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groves to kill them as they came in to roost.1 These are the principal circumstances relating to this wonderful internal migration, which with us takes place towards the end of November, and ceases early in the spring. Last winter we had in Selborne high wood about an hundred of these doves; but in former times the flocks were so vast not only with us but all the district round, that on mornings and evenings they traversed the air, like rooks, in strings, reaching for a mile together. When they thus rendezvous here by thousands, if they happened to be suddenly roused from their roost-trees on an evening,

"Their rising all at once was like the sound
Of thunder heard remote."

It will by no means be foreign to the present purpose to add, that I had a relation in this neighbourhood who made it a practice for a time, whenever he could procure the eggs of a ring-dove, to place them under a pair of doves that were sitting in his own pigeon-house; hoping thereby, if he could bring about a coalition, to enlarge his breed, and teach his own doves to beat out into the woods and to support themselves by mast: the plan was plausible, but something always interrupted the success; for though the birds were usually hatched, and sometimes grew to half their size, yet none ever arrived at maturity. I myself have seen these foundlings in their nest displaying a strange ferocity of nature, so as scarcely to bear to be looked at, and snapping with their bills by way of menace. In short, they always died, perhaps for want of proper sustenance: but the owner thought that by their fierce and wild demeanour they frighted their foster-mothers, and so were starved.

Virgil, as a familiar occurrence, by way of simile, describes a dove haunting the cavern of a rock in such engaging numbers, that I cannot refrain from quoting the passage: and John Dryden has rendered it so happily in our language, that without farther excuse I shall add his translation also.

1 Some old sportsmen say that the main part of these flocks used to withdraw as soon as the heavy Christmas frosts were over.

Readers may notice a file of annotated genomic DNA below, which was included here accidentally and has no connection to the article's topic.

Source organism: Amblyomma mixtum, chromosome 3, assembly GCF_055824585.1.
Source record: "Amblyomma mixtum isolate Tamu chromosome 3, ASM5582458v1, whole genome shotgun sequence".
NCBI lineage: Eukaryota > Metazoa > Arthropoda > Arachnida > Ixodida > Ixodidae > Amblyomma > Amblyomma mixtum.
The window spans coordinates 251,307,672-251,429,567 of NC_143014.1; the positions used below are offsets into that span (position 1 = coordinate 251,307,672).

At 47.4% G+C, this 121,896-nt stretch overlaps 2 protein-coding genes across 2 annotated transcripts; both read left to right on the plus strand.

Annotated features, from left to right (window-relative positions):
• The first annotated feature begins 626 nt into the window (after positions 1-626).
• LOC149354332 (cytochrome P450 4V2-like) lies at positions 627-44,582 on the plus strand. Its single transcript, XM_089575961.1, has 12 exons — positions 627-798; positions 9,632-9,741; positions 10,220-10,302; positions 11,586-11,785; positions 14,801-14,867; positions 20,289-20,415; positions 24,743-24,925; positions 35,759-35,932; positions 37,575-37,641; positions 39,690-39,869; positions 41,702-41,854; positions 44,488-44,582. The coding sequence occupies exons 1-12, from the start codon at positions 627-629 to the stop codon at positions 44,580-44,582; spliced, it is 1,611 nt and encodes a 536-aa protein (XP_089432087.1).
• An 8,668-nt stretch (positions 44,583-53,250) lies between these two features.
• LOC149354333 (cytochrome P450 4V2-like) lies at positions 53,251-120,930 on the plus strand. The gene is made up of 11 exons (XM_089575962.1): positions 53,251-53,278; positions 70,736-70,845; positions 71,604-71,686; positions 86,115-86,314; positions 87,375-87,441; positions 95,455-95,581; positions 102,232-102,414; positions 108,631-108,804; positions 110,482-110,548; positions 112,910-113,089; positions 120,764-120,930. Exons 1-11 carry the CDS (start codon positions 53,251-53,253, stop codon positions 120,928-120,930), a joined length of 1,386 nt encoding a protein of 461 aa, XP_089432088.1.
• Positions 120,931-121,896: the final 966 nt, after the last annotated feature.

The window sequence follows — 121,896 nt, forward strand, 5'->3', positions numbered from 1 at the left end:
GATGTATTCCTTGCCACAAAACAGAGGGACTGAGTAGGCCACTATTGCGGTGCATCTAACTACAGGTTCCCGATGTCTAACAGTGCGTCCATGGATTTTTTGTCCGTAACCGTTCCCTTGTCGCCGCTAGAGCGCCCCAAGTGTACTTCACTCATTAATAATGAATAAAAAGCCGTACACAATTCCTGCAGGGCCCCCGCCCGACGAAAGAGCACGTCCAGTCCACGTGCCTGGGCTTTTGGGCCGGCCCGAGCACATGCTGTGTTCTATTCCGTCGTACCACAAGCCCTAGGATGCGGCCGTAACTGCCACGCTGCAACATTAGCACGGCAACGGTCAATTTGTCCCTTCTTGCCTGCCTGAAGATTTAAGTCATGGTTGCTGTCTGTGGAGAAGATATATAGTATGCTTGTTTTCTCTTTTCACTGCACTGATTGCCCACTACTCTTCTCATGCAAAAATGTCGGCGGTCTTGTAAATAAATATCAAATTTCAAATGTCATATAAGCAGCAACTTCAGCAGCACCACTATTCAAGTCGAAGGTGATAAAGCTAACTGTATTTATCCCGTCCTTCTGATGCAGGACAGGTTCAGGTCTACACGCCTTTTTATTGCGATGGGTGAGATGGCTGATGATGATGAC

"Qualis spelunca subito commota Columba,
Cui domus, et dulces latebroso in pumice nidi,
Fertur in arva volans, plausumque exterrita pennis
Dat tecto ingentem—mox acre lapsa quieto,
Radit iter liquidum, celeres neque commovet alas."

"As when a dove her rocky hold forsakes,
Rous'd, in a fright her sounding wings she shakes;
The cavern rings with clattering :—out she flies,
And leaves her callow care, and cleaves the skies:
At first she flutters:—but at length she springs
To smoother flight, and shoots upon her wings."

I am, etc.



Selborne, June 30, 1769. Dear Sir,

When I was in town last month I partly engaged that I would sometime do myself the honour to write to you on the subject of natural history: and I am the more ready to fulfil my promise, because I see you are a gentleman of great candour, and one that will make allowances; especially where the writer professes to be an out-door naturalist, one that takes his observations from the subject itself, and not from the writings of others.

The following is a List of the Summer Birds of Passage which I have discovered in this neighbourhood, ranged somewhat in the order which they appear:

1. Wryneck,

2. Smallest willow


3. Swallow,

4. Martin,

5. Sand-martin,

9. Middle willow-wren,